How Did April 20th Become Marijuana 420 Day?

How Did April 20th Become Marijuana 420 Day?

On April 20, 2021, thousands of Americans assembled to celebrate marijuana. 

April 20, also known as 420, a day dedicated to celebrating the cannabis culture.

Nevertheless, in recent years, the celebrations have become more mainstream and marketed. Consequently, marijuana businesses are seeking new ways to market and sell their products.

This makes today's 420 a far cry from the holiday that was once celebrated by hippies and others who despised capitalism, corporate domination, and consumerism.

Where Did 420 Come from?

The exact genesis of marijuana fans' day of celebration is still unknown. While attending the 420 festivals this year, we approached one man and asked, why today?

With his hands on his sides, he thought for a moment. "I'm not sure where it came from. He responded, "I know rumors and myths." "The first time I heard it, I was completely bewildered. It was almost like a police code for smoking in public. "What is the real story behind it anyway?" he asked.

There are as many different responses as there are different types of medical marijuana in California, depending on who you question and their level of alcohol intoxication. Some say the term—420—refers to the number of compounds in marijuana. In Holland, it's teatime. It has something to do with the birthday of Adolf Hitler. It's the same numbers from Bob Dylan's song amplified by a factor of ten.

But, to put it frankly, the tales about how April 20, or 420, became associated with marijuana are mostly fictitious.

The Waldos Story

The most believable version of the story links 420 to Marin County, California. In 1971, five San Rafael High School students would gather around 4:20 p.m. near their sculpture of the well-known Louis Pasteur to take weed. They picked that time since it was when most extracurricular activities ended. Since they used a wall as their meeting place, the five friends were known as the "Waldos." They'd text each other "420" as a cipher for marijuana.

As Dave Reddix said—one of the Waldos—they always sat under a stand at 4:20, smoking some weed, because they got tired of the Friday night football atmosphere, which was filled with frat boys.

The antics continued until past 4:20 p.m., as well. Under the influence, the group pushed each other to discover exciting things to do, referring to their outings as "safaris."

Later, Reddix's brother assisted him in getting a job as a roadie with Grateful Dead bassist Phil Lesh, the band credited with popularizing the term "420."

On December 28, 1990, a group of Oakland Deadheads distributed posters inviting people to smoke "420" on April 20 at 4:20 p.m. One was assigned to Steve Bloom, a veteran staffer for High Times magazine and a cannabis culture expert. In 1991, the magazine printed the flyer and continued to use the number. It soon became a global code for marijuana. The publication confirmed in 1998 that the "Waldos" were the "inventors" of 420.

Bloom, who is now the publisher of, attributes the date's notoriety as an annual meeting of cannabis smokers to the folks who produced the flier. 

The Compounds in Marijuana 

Another argument is that marijuana has 420 active compounds, thus the apparent connection between the number and the drug. But marijuana has close to 500 compounds.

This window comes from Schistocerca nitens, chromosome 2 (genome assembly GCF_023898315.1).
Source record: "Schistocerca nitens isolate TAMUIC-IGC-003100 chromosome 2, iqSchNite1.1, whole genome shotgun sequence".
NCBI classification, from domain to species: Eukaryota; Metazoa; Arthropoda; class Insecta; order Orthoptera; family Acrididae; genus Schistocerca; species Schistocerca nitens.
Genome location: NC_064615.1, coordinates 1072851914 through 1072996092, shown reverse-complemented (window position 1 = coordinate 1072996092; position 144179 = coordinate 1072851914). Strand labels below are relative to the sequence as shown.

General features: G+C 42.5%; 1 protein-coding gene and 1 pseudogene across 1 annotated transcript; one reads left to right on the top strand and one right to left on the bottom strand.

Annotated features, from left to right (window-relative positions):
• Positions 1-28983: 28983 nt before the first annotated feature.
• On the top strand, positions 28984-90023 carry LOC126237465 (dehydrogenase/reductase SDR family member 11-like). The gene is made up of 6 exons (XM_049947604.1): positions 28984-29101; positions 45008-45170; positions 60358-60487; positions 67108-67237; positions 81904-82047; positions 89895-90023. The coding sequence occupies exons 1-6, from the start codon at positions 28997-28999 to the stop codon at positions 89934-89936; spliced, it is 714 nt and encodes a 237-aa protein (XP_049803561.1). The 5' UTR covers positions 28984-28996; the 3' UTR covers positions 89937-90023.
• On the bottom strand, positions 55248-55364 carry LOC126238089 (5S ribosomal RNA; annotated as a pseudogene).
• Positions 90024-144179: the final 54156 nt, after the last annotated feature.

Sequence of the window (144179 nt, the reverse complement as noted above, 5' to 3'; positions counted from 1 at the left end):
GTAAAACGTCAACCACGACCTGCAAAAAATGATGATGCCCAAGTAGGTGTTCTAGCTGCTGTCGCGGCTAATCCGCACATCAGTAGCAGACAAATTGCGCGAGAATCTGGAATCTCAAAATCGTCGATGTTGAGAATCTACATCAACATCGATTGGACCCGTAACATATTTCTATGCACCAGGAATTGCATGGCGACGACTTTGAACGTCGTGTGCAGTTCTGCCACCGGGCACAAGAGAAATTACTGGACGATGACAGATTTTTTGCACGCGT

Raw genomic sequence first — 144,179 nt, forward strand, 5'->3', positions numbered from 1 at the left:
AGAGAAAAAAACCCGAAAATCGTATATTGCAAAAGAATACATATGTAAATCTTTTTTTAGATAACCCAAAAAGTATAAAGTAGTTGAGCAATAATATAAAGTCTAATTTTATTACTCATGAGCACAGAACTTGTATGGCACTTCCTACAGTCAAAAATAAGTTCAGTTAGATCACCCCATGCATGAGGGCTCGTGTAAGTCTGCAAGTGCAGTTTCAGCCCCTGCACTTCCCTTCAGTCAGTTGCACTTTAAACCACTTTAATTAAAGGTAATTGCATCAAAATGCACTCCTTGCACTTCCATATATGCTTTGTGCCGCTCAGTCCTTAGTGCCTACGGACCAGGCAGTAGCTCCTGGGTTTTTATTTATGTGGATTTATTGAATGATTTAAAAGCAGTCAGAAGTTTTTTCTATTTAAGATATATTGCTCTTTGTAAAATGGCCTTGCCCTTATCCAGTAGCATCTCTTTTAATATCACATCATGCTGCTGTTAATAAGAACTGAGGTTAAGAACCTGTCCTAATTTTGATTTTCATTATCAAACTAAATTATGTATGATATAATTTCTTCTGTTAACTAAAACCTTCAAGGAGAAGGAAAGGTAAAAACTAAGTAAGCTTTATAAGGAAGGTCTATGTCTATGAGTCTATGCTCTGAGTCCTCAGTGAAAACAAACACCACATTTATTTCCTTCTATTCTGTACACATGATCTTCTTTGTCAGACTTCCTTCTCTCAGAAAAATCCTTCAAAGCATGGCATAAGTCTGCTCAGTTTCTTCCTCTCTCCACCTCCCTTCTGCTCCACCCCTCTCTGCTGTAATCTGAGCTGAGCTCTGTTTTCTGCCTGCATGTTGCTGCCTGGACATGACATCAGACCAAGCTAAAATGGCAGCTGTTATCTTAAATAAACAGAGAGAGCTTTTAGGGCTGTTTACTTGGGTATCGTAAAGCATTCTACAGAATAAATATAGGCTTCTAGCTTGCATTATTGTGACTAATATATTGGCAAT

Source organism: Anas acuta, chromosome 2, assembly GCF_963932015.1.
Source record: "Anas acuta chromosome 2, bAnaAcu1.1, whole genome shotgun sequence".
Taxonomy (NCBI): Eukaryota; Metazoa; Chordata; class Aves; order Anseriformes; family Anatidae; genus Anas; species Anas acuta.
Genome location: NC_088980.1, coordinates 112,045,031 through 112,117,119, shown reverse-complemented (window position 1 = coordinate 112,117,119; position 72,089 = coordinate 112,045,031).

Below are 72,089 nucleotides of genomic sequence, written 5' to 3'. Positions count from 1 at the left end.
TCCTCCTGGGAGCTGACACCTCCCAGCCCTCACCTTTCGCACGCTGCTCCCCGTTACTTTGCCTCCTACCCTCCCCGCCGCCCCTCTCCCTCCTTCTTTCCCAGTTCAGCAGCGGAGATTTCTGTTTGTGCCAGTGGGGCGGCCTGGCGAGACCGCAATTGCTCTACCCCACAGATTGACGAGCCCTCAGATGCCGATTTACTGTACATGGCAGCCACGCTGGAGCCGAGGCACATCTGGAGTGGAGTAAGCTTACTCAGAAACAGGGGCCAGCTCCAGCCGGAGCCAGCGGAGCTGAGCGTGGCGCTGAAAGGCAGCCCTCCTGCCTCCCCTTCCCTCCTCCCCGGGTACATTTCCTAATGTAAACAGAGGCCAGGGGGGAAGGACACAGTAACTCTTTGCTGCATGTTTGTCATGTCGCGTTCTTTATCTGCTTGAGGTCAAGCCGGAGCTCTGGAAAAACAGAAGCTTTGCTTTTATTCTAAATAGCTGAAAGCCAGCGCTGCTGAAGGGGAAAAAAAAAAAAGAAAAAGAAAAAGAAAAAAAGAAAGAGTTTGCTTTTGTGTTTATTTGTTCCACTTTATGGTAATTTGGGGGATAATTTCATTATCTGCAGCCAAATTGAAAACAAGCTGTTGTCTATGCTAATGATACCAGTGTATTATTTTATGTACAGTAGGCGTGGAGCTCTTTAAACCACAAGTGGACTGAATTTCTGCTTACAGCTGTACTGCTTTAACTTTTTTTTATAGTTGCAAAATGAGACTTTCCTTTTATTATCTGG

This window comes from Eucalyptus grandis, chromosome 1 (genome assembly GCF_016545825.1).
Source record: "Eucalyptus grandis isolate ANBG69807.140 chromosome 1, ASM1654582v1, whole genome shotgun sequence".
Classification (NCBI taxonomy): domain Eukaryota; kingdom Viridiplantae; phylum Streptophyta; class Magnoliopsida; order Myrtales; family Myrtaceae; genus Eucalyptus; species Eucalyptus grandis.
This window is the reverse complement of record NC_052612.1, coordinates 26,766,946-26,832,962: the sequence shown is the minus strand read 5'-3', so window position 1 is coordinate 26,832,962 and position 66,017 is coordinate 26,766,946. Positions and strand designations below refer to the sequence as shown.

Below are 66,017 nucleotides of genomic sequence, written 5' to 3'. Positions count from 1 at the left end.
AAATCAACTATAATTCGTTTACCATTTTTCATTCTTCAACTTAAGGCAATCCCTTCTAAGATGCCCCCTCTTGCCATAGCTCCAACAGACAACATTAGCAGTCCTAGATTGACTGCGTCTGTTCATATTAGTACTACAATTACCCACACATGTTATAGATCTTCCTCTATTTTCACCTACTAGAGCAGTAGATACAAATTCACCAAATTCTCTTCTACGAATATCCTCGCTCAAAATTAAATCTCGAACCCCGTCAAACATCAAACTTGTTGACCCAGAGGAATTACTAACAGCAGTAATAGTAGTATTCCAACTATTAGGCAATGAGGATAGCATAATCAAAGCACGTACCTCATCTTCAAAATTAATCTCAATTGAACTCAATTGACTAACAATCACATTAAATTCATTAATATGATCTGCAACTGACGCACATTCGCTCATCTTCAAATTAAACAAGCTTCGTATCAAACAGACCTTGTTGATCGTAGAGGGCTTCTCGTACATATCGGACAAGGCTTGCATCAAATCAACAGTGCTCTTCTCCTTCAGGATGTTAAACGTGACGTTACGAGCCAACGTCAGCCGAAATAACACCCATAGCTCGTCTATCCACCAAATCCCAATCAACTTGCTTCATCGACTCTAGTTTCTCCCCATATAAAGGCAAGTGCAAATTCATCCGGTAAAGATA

The Oldest Reference

  1. Lovecraft and Kenneth Sterling's 1939 short story "In the Walls of Eryx" offers another alternative. According to his watch, the account recounts "curious mirage-plants" that got the narrator high around 4:20 a.m. Because the anecdote is from 1939, it may be the oldest published reference to 420.

Relation with Congress or Law Enforcement

There are a few 420 hypotheses about the police and Congress as well. The first, which refers to what police would say over the radio if they saw you buying a pack, is incorrect. Regrettably, that radio code is for homicide.

What about the one about Congress? It's not that the two are unrelated. A measure in the California Senate called 420 is named after the cannabis culture staple, but it's not its origin.

Other Theories That Don't Make Sense

Some people believe it was named after Bob Marley's death date, although he died on May 11. Some speculate that it has something to do with Adolf Hitler's birthday, but why would that be significant? (Even if April 20 is his birthday.)

Finally, an individual once suggested that the optimum day to grow marijuana is April 20, but that depends entirely on where you're planting it.

Whatever the origins of 420, it has undoubtedly become a memorable holiday for cannabis enthusiasts.

420 is becoming a commercial event

Originally, 420 was a hippie movement holiday to protest, at least to an extent, the legal and social stigmas associated with marijuana. However, as big corporations and businesses start to produce, advertise, and market marijuana, 420 is losing its position as a hippie culture symbol — and this could spell the end of the classical countercultural holiday.

If the commercial marijuana industry espouses 420, it wouldn't be perceived with the same cultural meaning, although people would still celebrate it.

Marijuana and alcohol companies are now using the holiday to promote and market their products. We've witnessed the institution of events such as the Cannabis Cup that feature notable musicians such as 2 Chainz. These offer celebrities and their businesses to push their brands and products.

With this popularization, the industry will continue to grow. Most companies will leverage this wave and the imminent legalization of marijuana across the country to create wealth.

Thus, 420 is a perfect example of societal shift—from being a counterculture symbol created by hippies to being a sellable commodity that companies can use to create wealth.
Back to blog